SAN JOSE (CBS SF/KPIX) — In the latest battle between church services and pandemic protocols in San Jose, Santa Clara County has won.

A court has granted the county a restraining order against Calvary Chapel San Jose, requiring the church to comply with COVID-19 public health orders.

The temporary restraining order issued by Santa Clara County Superior Court Monday prevents Calvary Chapel from hosting large indoor gatherings in violation of state and county health officer orders and requires parishioners to comply with safety measures such as wearing face masks during church services.

Since August, the non-denominational Christian church located on 1175 Hillsdale Ave. has been hosting weekly indoor church services attended by as many as 600 people without masks or social distancing, according to the Santa Clara County District Attorney’s Office and County Counsel.

Current health orders mandate that indoor gatherings for religious or other purposes be capped at 25 percent capacity or 100 people, whichever is less, with masks and social distancing requirements being followed.

County officials said they have spent months trying to work with the church to bring them into compliance voluntarily, and issued fines when the church violated the order. The DA’s office and County Counsel jointly filed a lawsuit last week when the church made clear it would not end the large gatherings, according to the county.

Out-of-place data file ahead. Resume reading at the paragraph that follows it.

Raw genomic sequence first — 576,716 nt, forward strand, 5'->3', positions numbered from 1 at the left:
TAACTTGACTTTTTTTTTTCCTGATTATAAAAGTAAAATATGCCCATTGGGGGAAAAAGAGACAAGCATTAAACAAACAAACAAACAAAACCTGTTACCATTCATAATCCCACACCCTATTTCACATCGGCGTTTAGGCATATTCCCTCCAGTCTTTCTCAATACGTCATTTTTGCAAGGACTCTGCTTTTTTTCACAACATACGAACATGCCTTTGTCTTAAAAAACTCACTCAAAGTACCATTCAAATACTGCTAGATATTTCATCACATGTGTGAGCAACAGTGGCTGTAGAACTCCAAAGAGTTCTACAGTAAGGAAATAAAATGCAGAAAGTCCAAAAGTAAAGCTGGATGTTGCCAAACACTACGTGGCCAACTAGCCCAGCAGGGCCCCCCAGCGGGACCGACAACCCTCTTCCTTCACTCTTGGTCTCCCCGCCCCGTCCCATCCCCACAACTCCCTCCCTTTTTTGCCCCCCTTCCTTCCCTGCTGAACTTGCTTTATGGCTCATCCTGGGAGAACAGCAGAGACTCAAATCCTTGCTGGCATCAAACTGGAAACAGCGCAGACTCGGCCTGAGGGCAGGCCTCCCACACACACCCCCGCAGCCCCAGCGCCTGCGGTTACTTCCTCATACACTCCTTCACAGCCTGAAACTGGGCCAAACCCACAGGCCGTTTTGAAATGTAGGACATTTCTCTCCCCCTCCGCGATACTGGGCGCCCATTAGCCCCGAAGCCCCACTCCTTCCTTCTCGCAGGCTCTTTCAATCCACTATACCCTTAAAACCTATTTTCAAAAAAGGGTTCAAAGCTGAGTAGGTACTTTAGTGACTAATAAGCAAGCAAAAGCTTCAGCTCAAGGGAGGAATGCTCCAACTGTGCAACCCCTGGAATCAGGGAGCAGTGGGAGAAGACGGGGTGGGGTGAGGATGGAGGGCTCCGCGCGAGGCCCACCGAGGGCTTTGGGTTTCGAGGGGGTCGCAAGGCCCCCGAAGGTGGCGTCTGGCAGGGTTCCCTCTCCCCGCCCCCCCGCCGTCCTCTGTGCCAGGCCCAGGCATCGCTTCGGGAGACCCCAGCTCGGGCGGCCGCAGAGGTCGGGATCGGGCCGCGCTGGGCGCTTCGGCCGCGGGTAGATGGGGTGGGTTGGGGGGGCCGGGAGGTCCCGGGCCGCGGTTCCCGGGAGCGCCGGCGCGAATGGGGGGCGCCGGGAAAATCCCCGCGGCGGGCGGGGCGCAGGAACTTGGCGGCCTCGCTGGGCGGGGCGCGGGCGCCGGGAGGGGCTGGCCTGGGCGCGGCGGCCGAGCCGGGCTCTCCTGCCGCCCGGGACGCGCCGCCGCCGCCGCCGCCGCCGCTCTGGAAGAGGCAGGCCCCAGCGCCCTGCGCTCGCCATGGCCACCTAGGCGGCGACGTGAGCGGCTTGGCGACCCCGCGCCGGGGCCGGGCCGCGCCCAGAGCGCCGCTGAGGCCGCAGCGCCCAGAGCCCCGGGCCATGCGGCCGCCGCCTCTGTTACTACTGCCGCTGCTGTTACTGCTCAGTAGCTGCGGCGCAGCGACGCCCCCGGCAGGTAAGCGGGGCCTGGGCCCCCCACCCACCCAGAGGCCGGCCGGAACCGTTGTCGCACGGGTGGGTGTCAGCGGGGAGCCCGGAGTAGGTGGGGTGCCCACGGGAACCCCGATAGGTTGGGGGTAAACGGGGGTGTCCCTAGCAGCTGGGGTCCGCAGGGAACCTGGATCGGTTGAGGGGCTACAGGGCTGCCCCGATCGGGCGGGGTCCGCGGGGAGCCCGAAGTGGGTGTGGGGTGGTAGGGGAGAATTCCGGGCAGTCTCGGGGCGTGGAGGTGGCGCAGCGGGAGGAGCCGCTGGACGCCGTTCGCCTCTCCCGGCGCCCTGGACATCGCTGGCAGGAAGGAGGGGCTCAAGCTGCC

The temporary restraining order requires the capacity to be reduced to 100 people.

Attorneys for Calvary called the injunction disappointing.

“The church fits 1900 people. The county makes it seem like these church services are crowded. They’re not crowded. They can fit 1900 people, 600 people attend – there’s plenty of room for 600 people to attend and stay an adequate distance apart,” said Attorney Mariah Gondeiro.

“We are satisfied by the Court’s recognition that these violations of County and State Health Officer orders pose a threat to the broader community and issued an injunction to require the implementation of public health safeguards,” said Santa Clara County Counsel James R. Williams in a press release. “The County fully supports the right to worship, and the health orders create a pathway for religious institutions to do so in a safer manner that helps protect the community’s wellbeing during a pandemic.”

Gondeiro says the caring for the wellbeing of the community is exactly what Pastor Mike McClure is doing.

“People don’t go to the governor, they don’t go to the county, they go to the church to find refuge and that is what he has provided for so many people.”

Another hearing to determine whether to maintain the restrictions in the temporary restraining order was scheduled for December 1.

More information on the current Santa Clara County COVID-19 health order is available on the county’s Public Health website.

 

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